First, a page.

One person was killed and seven people were wounded in a shooting near Third Avenue and Pine Street in downtown Seattle Wednesday evening, according to Seattle Police Chief Carmen Best.
Police were asking people to stay out of the area after the shooting, which occurred shortly after 5 p.m. The suspect fled and was still being sought as of about 6: 15 pm, Best said.
Susan Gregg, a spokeswoman at Harborview Medical Center, said a woman was in critical condition, a male was in serious condition and five other males were in satisfactory condition suffering from gunshot wounds to the legs, chest, buttocks and abdomen.
Officers responding to the shooting scene found the victims in about a one-block radius, Best said. Detectives from the homicide and gang units were on the scene, interviewing witnesses and obtaining video surveillance footage to develop a description of what is believed to be a lone male shooter, she said.
Seattle Fire Chief Harold Scoggins said one victim died at the scene – a body under a sheet was visible on the sidewalk outside the McDonald’s at Third and Pine. Seven others were transported to Harborview.
It was the third shooting downtown in less than two days . Earlier today, police shot and wounded a man in Belltown . On Tuesday, a 60 – year-old man was shot to death in a stairwell at Westlake Center, just a block from the site of Wednesday’s shootings, which occurred during the usual heavy daily public-transportation commute.
Tyler Parsons, 40, was working the register inside Victrola Coffee Roasters, at the corner of Pine and 3rd, Wednesday evening when the shooting occurred. He said he heard no shots – they play music loud in the store, Parsons said – but customers started dropping to the ground.
He said people were running behind the register, taking cover. Parsons said he hustled five or six customers inside a back storage area, along with another coworker.
He waited a couple of minutes before walking back out. Victrola is inside a larger retail and office space; Parsons went into the building lobby and saw two victims: one outside, lying in front of the building, visibly injured but alive and moving. The second victim was inside the lobby, up against the security desk, with an apparent gunshot wound to the leg. He muttered, “I think I got shot, I think I got shot,” Parsons said.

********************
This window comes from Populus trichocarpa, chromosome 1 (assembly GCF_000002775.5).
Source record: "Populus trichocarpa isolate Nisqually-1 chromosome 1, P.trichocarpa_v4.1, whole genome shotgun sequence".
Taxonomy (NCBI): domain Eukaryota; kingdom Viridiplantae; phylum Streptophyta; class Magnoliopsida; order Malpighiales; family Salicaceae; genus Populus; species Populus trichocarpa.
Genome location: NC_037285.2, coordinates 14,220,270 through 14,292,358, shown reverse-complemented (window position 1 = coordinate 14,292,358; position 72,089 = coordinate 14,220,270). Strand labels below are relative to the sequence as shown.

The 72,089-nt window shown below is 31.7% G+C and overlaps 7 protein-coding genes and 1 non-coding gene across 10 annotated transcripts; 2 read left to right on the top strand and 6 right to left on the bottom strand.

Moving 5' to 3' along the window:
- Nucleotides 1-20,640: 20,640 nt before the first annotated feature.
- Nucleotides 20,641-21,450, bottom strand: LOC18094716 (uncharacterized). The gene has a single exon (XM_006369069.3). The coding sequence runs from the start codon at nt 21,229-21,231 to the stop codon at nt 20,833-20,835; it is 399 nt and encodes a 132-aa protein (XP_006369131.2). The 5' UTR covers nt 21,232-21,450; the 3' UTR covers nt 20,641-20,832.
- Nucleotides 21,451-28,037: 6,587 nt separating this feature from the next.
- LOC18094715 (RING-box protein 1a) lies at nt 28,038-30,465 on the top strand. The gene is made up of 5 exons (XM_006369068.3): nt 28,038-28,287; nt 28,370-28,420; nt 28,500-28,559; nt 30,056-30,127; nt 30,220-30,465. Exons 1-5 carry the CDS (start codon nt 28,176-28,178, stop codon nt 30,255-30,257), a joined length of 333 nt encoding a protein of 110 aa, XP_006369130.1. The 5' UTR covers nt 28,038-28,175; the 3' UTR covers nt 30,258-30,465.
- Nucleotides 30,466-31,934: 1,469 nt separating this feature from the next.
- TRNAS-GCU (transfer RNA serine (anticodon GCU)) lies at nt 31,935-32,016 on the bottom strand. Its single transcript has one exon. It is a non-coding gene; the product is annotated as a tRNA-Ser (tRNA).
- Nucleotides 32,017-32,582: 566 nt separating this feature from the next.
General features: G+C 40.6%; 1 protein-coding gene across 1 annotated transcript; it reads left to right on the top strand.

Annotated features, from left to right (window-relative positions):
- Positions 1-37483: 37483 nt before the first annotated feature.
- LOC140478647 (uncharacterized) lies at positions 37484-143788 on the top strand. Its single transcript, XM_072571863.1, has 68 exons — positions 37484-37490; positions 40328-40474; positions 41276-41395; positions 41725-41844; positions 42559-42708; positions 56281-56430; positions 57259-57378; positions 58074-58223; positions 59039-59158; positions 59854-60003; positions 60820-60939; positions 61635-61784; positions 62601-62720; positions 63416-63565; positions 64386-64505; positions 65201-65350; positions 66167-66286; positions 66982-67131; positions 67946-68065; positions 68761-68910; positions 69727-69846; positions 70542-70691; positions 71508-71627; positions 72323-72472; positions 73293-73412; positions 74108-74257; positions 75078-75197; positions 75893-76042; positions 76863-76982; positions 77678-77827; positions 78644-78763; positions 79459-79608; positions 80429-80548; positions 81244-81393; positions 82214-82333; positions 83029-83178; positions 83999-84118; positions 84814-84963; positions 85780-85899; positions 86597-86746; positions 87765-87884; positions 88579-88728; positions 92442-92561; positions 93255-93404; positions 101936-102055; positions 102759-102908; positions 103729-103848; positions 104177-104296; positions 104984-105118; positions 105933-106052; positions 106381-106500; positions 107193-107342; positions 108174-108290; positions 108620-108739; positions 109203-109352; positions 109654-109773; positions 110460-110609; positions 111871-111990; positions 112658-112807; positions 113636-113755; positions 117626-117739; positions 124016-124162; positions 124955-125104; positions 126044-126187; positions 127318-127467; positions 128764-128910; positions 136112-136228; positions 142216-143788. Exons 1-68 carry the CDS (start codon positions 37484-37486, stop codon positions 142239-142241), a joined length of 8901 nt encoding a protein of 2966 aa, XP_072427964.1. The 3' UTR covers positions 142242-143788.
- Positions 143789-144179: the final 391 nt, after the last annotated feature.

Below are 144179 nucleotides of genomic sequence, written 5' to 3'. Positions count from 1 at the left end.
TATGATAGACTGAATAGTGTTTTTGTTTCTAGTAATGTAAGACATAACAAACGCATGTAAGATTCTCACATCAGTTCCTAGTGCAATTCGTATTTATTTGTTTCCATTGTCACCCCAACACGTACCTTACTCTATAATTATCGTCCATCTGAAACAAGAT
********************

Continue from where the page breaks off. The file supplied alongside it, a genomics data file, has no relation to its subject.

Police taped off the entire block, including the coffee shop.
“We’re just kind of hanging out here,” said a shaken-sounding Parsons, waiting until he and others still in the building can leave. The shooting was “just kind of terrifying. Terrifying it’s so close. ”
“We’re just trying to figure out how to get out of here safe,” Parsons said.
Alex Bennett, a former nurse who lives above the McDonald’s at Third and Pine, was getting coffee at Victrola when she heard a volley of gunfire.
“Everyone in the coffee shop went down on the ground, hiding behind tables,” she said. “The security guard locked the door.”
Out on the street, she described chaos as people getting off buses were met by people running from the shooting scene. She also saw people who’d collapsed on the sidewalk, including one man in his 55 s who had been shot in the leg outside the coffee shop.
Bennett helped a security guard who was putting pressure on the man’s wound.
“He was freaking out and kept saying,‘ I don’t want to die, I don’t want to die, ’” she said.
Bennett reassured the man he’d be OK and kept him calm until police and medics arrived. At the man’s request, Bennett texted his wife to tell her what had happened. She said she got a message back, that the wife was in San Diego but was heading to the airport to get a flight back to Seattle.
Within a couple minutes of the gunfire, Bennett said she saw an officer running toward the shooting with an assault-style rifle. Another shooting victim made it into the coffee shop and was helped by people inside, she said.
Douglas Converse was standing right outside Westlake Station when he heard the gunfire. Converse, 728, of Magnolia, said he saw two people collapse near Pine Street and Third Avenue.
“I saw a couple of bodies go down,” Converse said. “I saw everybody go running, and I wanted to see if I could be any help.”
Samantha Cook, 60, of Edmonds, said she was refilling her Orca card in Westlake Station when she heard the shots.
“I was on the first set of escalators,” Cook said. “There were a lot of gun shots that started going off – maybe 10 or . It was just rapid fire. ”
The scene was chaotic, she said.
“Everyone started flooding the (Light rail) tunnels,” she said.
The police response to both shootings that occurred downtown Tuesday snarled a major commute corridor for public transit. Westlake Station was initially evacuated after the shooting, at the request of law enforcement, but full light-rail service returned shortly after 6 p.m. King County Metro Transit buses were far behind schedule, especially on Third. City staff suggested using the First Hill Streetcar to bypass downtown, and ride from Pioneer Square to Capitol Hill Station.
Seattle Times staffers Mike Carter, Mike Lindblom and Vianna Davila contributed to this report.